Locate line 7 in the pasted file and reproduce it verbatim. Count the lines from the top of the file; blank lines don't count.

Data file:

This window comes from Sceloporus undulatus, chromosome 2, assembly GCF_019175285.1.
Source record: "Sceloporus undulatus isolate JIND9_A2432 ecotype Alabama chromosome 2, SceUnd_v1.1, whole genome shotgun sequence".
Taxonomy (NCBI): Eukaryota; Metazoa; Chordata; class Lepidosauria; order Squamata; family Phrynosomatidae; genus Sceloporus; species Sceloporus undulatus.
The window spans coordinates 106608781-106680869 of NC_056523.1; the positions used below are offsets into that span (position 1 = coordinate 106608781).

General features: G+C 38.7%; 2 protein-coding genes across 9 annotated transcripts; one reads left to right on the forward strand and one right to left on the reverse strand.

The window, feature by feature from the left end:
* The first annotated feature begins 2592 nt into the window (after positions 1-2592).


* The first annotated feature begins 2592 nt into the window (after positions 1-2592).